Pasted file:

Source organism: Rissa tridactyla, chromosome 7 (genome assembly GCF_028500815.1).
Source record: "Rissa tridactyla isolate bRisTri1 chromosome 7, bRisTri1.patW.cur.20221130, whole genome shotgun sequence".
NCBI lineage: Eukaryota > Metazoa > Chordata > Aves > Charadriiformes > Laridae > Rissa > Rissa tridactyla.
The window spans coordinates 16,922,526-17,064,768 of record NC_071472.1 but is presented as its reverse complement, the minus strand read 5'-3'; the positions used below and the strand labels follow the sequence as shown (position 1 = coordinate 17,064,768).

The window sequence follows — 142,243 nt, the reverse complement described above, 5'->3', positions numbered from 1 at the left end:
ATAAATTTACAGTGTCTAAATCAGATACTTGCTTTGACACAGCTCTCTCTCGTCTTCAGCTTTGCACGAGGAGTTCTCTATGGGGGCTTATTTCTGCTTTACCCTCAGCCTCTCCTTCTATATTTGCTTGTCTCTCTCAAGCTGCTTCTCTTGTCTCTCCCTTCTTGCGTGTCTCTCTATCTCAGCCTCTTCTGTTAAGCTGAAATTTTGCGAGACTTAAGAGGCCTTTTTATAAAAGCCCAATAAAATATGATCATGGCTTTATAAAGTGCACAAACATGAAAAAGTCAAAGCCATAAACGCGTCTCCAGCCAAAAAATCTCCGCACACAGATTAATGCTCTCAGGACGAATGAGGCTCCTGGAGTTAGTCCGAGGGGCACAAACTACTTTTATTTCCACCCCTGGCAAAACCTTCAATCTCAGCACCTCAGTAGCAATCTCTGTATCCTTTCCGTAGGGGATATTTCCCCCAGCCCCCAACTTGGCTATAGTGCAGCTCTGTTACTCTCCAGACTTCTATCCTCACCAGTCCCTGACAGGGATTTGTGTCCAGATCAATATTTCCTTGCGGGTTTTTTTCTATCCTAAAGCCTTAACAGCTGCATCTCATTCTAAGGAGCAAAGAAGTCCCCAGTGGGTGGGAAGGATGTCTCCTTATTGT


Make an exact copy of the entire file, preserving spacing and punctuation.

Source organism: Rissa tridactyla, chromosome 7 (genome assembly GCF_028500815.1).
Source record: "Rissa tridactyla isolate bRisTri1 chromosome 7, bRisTri1.patW.cur.20221130, whole genome shotgun sequence".
NCBI lineage: Eukaryota > Metazoa > Chordata > Aves > Charadriiformes > Laridae > Rissa > Rissa tridactyla.
The window spans coordinates 16,922,526-17,064,768 of record NC_071472.1 but is presented as its reverse complement, the minus strand read 5'-3'; the positions used below and the strand labels follow the sequence as shown (position 1 = coordinate 17,064,768).

The window sequence follows — 142,243 nt, the reverse complement described above, 5'->3', positions numbered from 1 at the left end:
ATAAATTTACAGTGTCTAAATCAGATACTTGCTTTGACACAGCTCTCTCTCGTCTTCAGCTTTGCACGAGGAGTTCTCTATGGGGGCTTATTTCTGCTTTACCCTCAGCCTCTCCTTCTATATTTGCTTGTCTCTCTCAAGCTGCTTCTCTTGTCTCTCCCTTCTTGCGTGTCTCTCTATCTCAGCCTCTTCTGTTAAGCTGAAATTTTGCGAGACTTAAGAGGCCTTTTTATAAAAGCCCAATAAAATATGATCATGGCTTTATAAAGTGCACAAACATGAAAAAGTCAAAGCCATAAACGCGTCTCCAGCCAAAAAATCTCCGCACACAGATTAATGCTCTCAGGACGAATGAGGCTCCTGGAGTTAGTCCGAGGGGCACAAACTACTTTTATTTCCACCCCTGGCAAAACCTTCAATCTCAGCACCTCAGTAGCAATCTCTGTATCCTTTCCGTAGGGGATATTTCCCCCAGCCCCCAACTTGGCTATAGTGCAGCTCTGTTACTCTCCAGACTTCTATCCTCACCAGTCCCTGACAGGGATTTGTGTCCAGATCAATATTTCCTTGCGGGTTTTTTTCTATCCTAAAGCCTTAACAGCTGCATCTCATTCTAAGGAGCAAAGAAGTCCCCAGTGGGTGGGAAGGATGTCTCCTTATTGT